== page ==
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Suman Raghunathan

The (Positive) Hazelton Effect

Towns and municipalities across the country are seeing the light of Hazelton.

No, I’m not talking about a religious revelation or the latest new age-y health remedy.

I’m talking about the growing number of municipalities following the lead of the recent federal court decision striking down the town of Hazelton, PA’s anti-immigrant ordinance as illegal and furthermore unconstitutional. What’s more, these misguided anti-immigrant laws are monumentally impractical.

Come on, people, get with the program. Targeting undocumented immigrant workers with slipshod local ordinances (or federal ones, for that matter – can anyone say SSA No-Match letters?) will do nothing to address the fundamental disconnect between current immigration laws (which actively ignore the economic contributions of immigrant workers and their families, many of whom are US citizens), downward-spiraling wages, and the reality of immigration in a country and economy whose future depends on immigrants.

Finally, I’m starting to see more local elected officials who ‘get it’. Meaning those who understand ham-handed efforts to target undocumented immigrants with local cheap shot laws rather than enforce existing worker protections will do more to push immigrant workers into the shadows and in the end hurt middle-class workers.

The latest town to see the light is Riverside, NJ – a suburb of Philadelphia where the Town Council voted 3 to 1 Monday night to rescind its own anti-immigrant law, which sought to penalize landlords and business owners for, respectively, renting apartments to and employing undocumented immigrants. Town officials estimate Riverside’s population is nearly 50% undocumented immigrant – making such a large-scale town law an exercise in futility at best and economic and community suicide at worst.

The Town Council’s ruling comes on the heels of a lawsuit filed by the ACLU, the Puerto Rican Legal Defense and Education Fund, the People for the American Way Foundation, and the Coalition of Riverside Business Owners and Landlords, which charged the town ordinance illegally deprived Riverside’s immigrants of their rights and unlawfully allowed cities to control local businesses’ hiring decisions. Similar anti-immigrant local ordinances in Escondido, CA; Valley Park, MO; and Farmers Branch, TX have also been struck down via court rulings.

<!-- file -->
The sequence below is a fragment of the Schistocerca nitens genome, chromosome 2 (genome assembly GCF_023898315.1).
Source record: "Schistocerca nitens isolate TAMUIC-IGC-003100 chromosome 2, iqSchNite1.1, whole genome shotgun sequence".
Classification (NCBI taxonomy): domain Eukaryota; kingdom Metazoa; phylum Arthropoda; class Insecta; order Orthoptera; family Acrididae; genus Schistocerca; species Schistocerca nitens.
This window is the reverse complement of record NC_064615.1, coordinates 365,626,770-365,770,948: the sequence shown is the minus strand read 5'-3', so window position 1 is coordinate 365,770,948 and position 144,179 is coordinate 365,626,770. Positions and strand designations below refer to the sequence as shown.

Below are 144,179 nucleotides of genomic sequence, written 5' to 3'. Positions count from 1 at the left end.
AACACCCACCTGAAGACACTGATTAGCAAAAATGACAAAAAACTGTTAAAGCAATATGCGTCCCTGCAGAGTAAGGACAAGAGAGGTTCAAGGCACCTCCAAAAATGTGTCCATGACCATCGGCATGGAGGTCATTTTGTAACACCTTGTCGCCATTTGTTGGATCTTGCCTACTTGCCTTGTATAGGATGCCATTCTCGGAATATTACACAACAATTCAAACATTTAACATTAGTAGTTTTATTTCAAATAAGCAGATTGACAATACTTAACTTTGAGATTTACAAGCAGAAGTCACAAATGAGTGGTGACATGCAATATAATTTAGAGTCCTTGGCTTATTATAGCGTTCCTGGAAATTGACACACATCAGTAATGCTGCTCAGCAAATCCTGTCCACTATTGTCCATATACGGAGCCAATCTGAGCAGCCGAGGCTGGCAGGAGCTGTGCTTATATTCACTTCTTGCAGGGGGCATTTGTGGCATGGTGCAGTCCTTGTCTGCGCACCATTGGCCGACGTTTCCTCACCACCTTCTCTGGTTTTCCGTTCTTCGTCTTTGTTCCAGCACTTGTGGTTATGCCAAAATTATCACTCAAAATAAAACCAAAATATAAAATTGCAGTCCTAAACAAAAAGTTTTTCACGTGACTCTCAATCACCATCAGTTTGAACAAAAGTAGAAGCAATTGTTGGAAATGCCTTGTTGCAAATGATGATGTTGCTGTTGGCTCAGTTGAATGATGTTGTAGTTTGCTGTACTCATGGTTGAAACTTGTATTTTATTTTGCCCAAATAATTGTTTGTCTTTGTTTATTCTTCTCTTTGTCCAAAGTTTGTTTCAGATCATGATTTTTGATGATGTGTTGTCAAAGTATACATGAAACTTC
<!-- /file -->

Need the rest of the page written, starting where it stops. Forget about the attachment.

In a taste of reasoning that still managed to avoid the core of the issue – redoubling federal and local efforts to enforce unrealistic immigration laws will do nothing to better the situation of immigrant or native-born middle class workers – Riverside’s Town Council members justified their Monday night vote by saying the town didn’t have enough money to enforce the misguided anti-immigrant ordinance, nor to afford the high legal bills required to defend it in court from the lawsuit I mentioned above.

Hey, at this point I’ll take faulty reasoning – as long as it prevents local elected officials and policymakers from continuing their misguided efforts to gain political capital by targeting undocumented immigrant workers in the name of safeguarding the rights of middle class American workers. I’ve written before about how this approach fundamentally makes no sense. An enforcement-only approach will only push undocumented workers further into the ranks of a two-tier labor system. As a result, employers will have yet another reason to hold their lack of immigration status above workers’ heads – and then use this to force undocumented workers to accept shockingly low wages ($1.50 an hour for many of New York’s non-unionized grocery store workers, according to a Brennan Center report) and poor working conditions.

I’ve also written about how much sense it makes for cities like New Haven, CT to issue municipal ID cards to all residents (the city already issued over 3,000 to undocumented immigrants, green card holders, and US citizens in the last week alone) in the name of giving undocumented workers and immigrants in general a way to come out of the shadows and speak up about worker abuses and report crimes. In the wake of undocumented immigrants being identified as suspects in the horrible triple murder case in Newark, Mayor Cory Booker took the admirable step of declaring Newark a city where residents would not be asked about their immigration status by local law enforcement officers, paramedics, and firefighters.

Unfortunately, this smart attempt to continue building on much-needed community policing efforts is being stymied by the New Jersey Attorney General’s murky ruling this summer that orders police officers throughout the state to ask all potential suspect (not convicts, mind you) of serious crimes about their immigration status. The result? Incidents such as one earlier this month in Newark,when journalists working for a local Brazilian newspaper who alerted police officers to a murder were first asked about their immigration status, not about their eyewitness account in a homicide investigation.

Seems like Newark’s police officers should be learning some lessons from Hazelton and Riverside, NJ on immigration policy.


Suman Raghunathan: Author Bio | Other Posts
Posted at 8:05 AM, Sep 19, 2007 in Immigration
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